Microsoft will patch Windows 10 after the NSA quietly told it about a major vulnerability

FAN Editor

Satya Nadella, chief executive officer of Microsoft Corp., pauses while speaking during a Microsoft product event in New York, U.S., on Wednesday, Oct. 2, 2019.

Mark Kauzlarich | Bloomberg | Getty Images

The National Security Agency alerted Microsoft in recent weeks to a significant issue affecting its Windows 10 operating system, ubiquitous within corporations and among consumers, two senior federal cybersecurity officials told CNBC.

The flaw affected encryption of digital signatures used to authenticate content, including software or files. If exploited, the flaw could allow criminals to send malicious content with fake signatures that make it appear safe. The finding was reported earlier by the Washington Post.

It was unclear how long the NSA knew about the flaw before reporting it to Microsoft. The cooperation, however, is a departure from past interactions between the NSA and major software developers like Microsoft. In the past, the top security agency has kept some major vulnerabilities secret in order to use them as part of the U.S. tech arsenal.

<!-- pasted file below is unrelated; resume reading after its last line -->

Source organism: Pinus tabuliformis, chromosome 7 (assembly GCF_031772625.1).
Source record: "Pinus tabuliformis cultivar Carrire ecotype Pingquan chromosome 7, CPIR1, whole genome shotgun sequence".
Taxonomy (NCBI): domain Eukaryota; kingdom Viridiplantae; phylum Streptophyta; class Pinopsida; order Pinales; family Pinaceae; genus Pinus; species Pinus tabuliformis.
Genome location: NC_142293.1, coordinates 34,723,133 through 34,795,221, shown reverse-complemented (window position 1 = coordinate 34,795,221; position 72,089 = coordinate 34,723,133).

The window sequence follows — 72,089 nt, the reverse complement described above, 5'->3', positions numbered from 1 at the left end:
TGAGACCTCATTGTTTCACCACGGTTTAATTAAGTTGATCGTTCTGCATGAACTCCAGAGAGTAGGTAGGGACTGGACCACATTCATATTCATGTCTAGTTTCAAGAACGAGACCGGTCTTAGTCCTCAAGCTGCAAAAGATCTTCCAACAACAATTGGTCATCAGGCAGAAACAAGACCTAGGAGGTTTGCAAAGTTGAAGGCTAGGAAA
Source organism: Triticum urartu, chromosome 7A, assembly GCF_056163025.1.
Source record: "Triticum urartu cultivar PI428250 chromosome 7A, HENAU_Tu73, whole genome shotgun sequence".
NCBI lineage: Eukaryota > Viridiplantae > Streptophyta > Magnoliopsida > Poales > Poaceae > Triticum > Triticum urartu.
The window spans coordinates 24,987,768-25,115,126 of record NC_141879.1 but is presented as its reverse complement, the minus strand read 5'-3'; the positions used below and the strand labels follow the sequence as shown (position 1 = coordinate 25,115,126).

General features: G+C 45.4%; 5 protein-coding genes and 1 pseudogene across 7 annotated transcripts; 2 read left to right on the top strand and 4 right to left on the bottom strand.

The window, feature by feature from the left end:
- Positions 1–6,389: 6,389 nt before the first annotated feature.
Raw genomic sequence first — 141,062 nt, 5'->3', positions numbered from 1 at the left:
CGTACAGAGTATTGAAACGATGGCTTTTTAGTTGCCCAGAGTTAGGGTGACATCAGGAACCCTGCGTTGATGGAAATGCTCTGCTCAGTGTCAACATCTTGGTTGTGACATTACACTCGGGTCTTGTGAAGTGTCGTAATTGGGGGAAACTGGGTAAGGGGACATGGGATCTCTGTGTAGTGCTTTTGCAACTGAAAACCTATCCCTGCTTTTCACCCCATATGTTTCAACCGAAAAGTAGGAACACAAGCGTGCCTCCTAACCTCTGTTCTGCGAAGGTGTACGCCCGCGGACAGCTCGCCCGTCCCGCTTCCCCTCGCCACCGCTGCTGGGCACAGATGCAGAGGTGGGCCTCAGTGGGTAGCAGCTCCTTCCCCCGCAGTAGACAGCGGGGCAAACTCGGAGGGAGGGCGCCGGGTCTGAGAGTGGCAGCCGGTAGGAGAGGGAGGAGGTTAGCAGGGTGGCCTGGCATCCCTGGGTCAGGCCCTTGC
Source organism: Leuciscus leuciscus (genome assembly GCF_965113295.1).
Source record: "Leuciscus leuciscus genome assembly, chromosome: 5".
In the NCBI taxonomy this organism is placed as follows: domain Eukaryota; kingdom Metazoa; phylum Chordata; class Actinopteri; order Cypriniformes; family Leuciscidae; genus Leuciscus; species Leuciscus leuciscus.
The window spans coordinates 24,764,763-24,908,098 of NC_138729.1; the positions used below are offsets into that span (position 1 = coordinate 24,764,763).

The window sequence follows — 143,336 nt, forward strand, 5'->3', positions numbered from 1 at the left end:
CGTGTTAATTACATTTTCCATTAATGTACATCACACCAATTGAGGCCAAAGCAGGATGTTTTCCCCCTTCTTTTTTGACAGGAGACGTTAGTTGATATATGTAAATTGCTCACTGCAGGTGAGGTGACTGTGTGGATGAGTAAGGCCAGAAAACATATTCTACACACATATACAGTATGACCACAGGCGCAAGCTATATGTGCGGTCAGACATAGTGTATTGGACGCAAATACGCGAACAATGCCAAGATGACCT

Microsoft did not immediately respond to request for comment.

According to the Post, the NSA said in a Tuesday morning call with cybersecurity experts that Microsoft will report that it had not seen any exploitation of the flaw. The NSA is expected to announce its findings later on Tuesday.

Follow @CNBCtech on Twitter for the latest tech industry news.

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